Why Black, Asian and minority ethnic organ donors are needed

We need to increase the number of donors for organ donation who come from Black Asian and minority ethnic backgrounds.

Any of us, or a family member, friend, or member of our community might need a transplant in future.

People in need of transplants rely on people being willing to donate their organs to save their lives.

You can donate some organs (a kidney or part of your liver) while you are alive and can donate organs and tissue after your death. You could save or improve up to nine lives by donating your organs when you die and make better the lives of even more by donating tissue.

People from black and Asian communities are more likely to develop conditions such as high blood pressure, diabetes and certain forms of hepatitis than white people. This makes them more likely to need a transplant.

Black, Asian and minority ethnic patients make up over a third of the active kidney transplant waiting list.

You could save up to nine lives

Black, Asian and minority ethnic patients often have to wait significantly longer for a successful match than white patients, due to a shortage of suitably matched donors. 

If more people with these ethnic backgrounds donated their organs after death, or as a living donor, then transplant waiting times would reduce.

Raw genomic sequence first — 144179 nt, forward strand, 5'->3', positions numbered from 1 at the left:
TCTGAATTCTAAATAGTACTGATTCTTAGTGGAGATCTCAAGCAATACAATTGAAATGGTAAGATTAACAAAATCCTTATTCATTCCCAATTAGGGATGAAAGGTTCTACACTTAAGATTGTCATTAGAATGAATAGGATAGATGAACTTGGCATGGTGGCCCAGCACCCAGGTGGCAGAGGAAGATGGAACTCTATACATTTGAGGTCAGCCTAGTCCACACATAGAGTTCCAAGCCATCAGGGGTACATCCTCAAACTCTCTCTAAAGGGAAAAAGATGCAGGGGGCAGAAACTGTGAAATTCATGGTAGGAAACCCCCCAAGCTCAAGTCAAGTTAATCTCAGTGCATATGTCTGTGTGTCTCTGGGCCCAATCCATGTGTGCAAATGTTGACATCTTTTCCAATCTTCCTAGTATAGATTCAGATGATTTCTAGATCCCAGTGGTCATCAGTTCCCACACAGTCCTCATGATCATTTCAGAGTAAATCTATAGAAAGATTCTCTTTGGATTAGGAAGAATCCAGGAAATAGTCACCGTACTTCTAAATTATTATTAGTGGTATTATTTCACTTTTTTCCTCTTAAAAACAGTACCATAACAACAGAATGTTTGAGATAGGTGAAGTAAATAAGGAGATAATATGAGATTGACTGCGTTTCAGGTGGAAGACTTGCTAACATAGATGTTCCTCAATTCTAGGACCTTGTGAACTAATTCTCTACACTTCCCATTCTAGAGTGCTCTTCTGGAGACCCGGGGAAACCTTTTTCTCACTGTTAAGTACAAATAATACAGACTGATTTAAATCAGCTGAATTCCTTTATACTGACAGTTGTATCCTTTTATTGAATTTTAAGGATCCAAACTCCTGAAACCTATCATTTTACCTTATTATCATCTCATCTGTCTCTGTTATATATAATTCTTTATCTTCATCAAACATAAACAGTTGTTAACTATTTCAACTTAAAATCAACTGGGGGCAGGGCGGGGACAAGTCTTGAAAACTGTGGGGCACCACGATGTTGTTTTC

Your organ donation decision is important, whatever it may be. Use this information to help you make an informed choice, and then talk to your loved ones.

Get the facts about organ donation

Hilaria Asumu talks about her 10-year battle with kidney disease and how an organ donor transformed her life.

Generally, these patients wait significantly longer for a kidney transplant than white patients if they are fortunate enough to receive an organ from a donor. Sadly, many will die waiting.

Organ donation is done anonymously with a donor’s organs going to patients who are well matched.

Although many black and Asian patients are able to receive a transplant from a white donor, for many the best match will come from a donor from the same ethnic background.

While some people with a black or Asian background go on to donate when they die each year, this is not enough to meet the needs of all patients waiting for a transplant from those communities.

Only 7 out of every 100 people who have signed up to the NHS Organ Donor Register and have told us their ethnicity are from black, Asian or minority ethnic communities. These groups are also much less likely to consent to donating a relative’s organs.

You could help improve the chances of black and Asian patients getting the transplant they need by signing up to the NHS Organ Donor Register and by talking to your family, and other people important to you, about what you want.

In addition, you should consider being a living donor to close family or friends who may be waiting for a kidney.

Share your thoughts

You can help make health and care services better by sharing your experiences and ideas.

Talk to us